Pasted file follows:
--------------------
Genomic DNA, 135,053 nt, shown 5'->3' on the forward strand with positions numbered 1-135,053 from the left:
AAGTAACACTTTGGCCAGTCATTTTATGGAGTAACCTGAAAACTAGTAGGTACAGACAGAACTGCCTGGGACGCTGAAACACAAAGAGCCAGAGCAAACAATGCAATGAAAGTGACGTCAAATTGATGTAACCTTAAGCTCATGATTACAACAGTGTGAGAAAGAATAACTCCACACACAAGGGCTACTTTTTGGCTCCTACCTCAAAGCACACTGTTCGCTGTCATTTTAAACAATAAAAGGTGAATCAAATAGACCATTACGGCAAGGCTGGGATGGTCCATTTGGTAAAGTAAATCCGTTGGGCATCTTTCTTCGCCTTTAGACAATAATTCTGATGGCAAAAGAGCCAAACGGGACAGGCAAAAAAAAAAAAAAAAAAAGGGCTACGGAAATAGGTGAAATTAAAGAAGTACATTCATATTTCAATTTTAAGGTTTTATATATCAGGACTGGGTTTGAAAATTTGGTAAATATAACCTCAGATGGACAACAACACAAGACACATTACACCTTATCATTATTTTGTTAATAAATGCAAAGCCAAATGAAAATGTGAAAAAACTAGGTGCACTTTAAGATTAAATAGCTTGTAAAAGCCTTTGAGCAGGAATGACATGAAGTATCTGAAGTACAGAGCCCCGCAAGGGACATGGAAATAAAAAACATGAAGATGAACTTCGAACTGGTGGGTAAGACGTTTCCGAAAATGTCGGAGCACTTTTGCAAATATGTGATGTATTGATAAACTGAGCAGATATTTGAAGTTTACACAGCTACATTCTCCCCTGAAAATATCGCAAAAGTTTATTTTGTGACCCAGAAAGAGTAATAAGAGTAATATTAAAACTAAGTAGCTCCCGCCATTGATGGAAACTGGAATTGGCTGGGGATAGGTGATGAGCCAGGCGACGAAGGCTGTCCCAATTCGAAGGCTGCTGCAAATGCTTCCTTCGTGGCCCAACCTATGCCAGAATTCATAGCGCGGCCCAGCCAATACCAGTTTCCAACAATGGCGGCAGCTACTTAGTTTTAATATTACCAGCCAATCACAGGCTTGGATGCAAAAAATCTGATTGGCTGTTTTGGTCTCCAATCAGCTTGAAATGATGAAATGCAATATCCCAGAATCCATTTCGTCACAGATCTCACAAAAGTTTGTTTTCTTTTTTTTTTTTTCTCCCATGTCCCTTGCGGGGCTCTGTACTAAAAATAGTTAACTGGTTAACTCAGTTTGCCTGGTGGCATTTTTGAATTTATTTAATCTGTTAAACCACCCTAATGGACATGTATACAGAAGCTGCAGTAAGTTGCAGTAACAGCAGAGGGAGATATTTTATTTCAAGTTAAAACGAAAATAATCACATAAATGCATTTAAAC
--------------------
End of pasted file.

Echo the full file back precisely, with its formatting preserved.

Genomic DNA, 135,053 nt, shown 5'->3' on the forward strand with positions numbered 1-135,053 from the left:
AAGTAACACTTTGGCCAGTCATTTTATGGAGTAACCTGAAAACTAGTAGGTACAGACAGAACTGCCTGGGACGCTGAAACACAAAGAGCCAGAGCAAACAATGCAATGAAAGTGACGTCAAATTGATGTAACCTTAAGCTCATGATTACAACAGTGTGAGAAAGAATAACTCCACACACAAGGGCTACTTTTTGGCTCCTACCTCAAAGCACACTGTTCGCTGTCATTTTAAACAATAAAAGGTGAATCAAATAGACCATTACGGCAAGGCTGGGATGGTCCATTTGGTAAAGTAAATCCGTTGGGCATCTTTCTTCGCCTTTAGACAATAATTCTGATGGCAAAAGAGCCAAACGGGACAGGCAAAAAAAAAAAAAAAAAAAGGGCTACGGAAATAGGTGAAATTAAAGAAGTACATTCATATTTCAATTTTAAGGTTTTATATATCAGGACTGGGTTTGAAAATTTGGTAAATATAACCTCAGATGGACAACAACACAAGACACATTACACCTTATCATTATTTTGTTAATAAATGCAAAGCCAAATGAAAATGTGAAAAAACTAGGTGCACTTTAAGATTAAATAGCTTGTAAAAGCCTTTGAGCAGGAATGACATGAAGTATCTGAAGTACAGAGCCCCGCAAGGGACATGGAAATAAAAAACATGAAGATGAACTTCGAACTGGTGGGTAAGACGTTTCCGAAAATGTCGGAGCACTTTTGCAAATATGTGATGTATTGATAAACTGAGCAGATATTTGAAGTTTACACAGCTACATTCTCCCCTGAAAATATCGCAAAAGTTTATTTTGTGACCCAGAAAGAGTAATAAGAGTAATATTAAAACTAAGTAGCTCCCGCCATTGATGGAAACTGGAATTGGCTGGGGATAGGTGATGAGCCAGGCGACGAAGGCTGTCCCAATTCGAAGGCTGCTGCAAATGCTTCCTTCGTGGCCCAACCTATGCCAGAATTCATAGCGCGGCCCAGCCAATACCAGTTTCCAACAATGGCGGCAGCTACTTAGTTTTAATATTACCAGCCAATCACAGGCTTGGATGCAAAAAATCTGATTGGCTGTTTTGGTCTCCAATCAGCTTGAAATGATGAAATGCAATATCCCAGAATCCATTTCGTCACAGATCTCACAAAAGTTTGTTTTCTTTTTTTTTTTTTCTCCCATGTCCCTTGCGGGGCTCTGTACTAAAAATAGTTAACTGGTTAACTCAGTTTGCCTGGTGGCATTTTTGAATTTATTTAATCTGTTAAACCACCCTAATGGACATGTATACAGAAGCTGCAGTAAGTTGCAGTAACAGCAGAGGGAGATATTTTATTTCAAGTTAAAACGAAAATAATCACATAAATGCATTTAAAC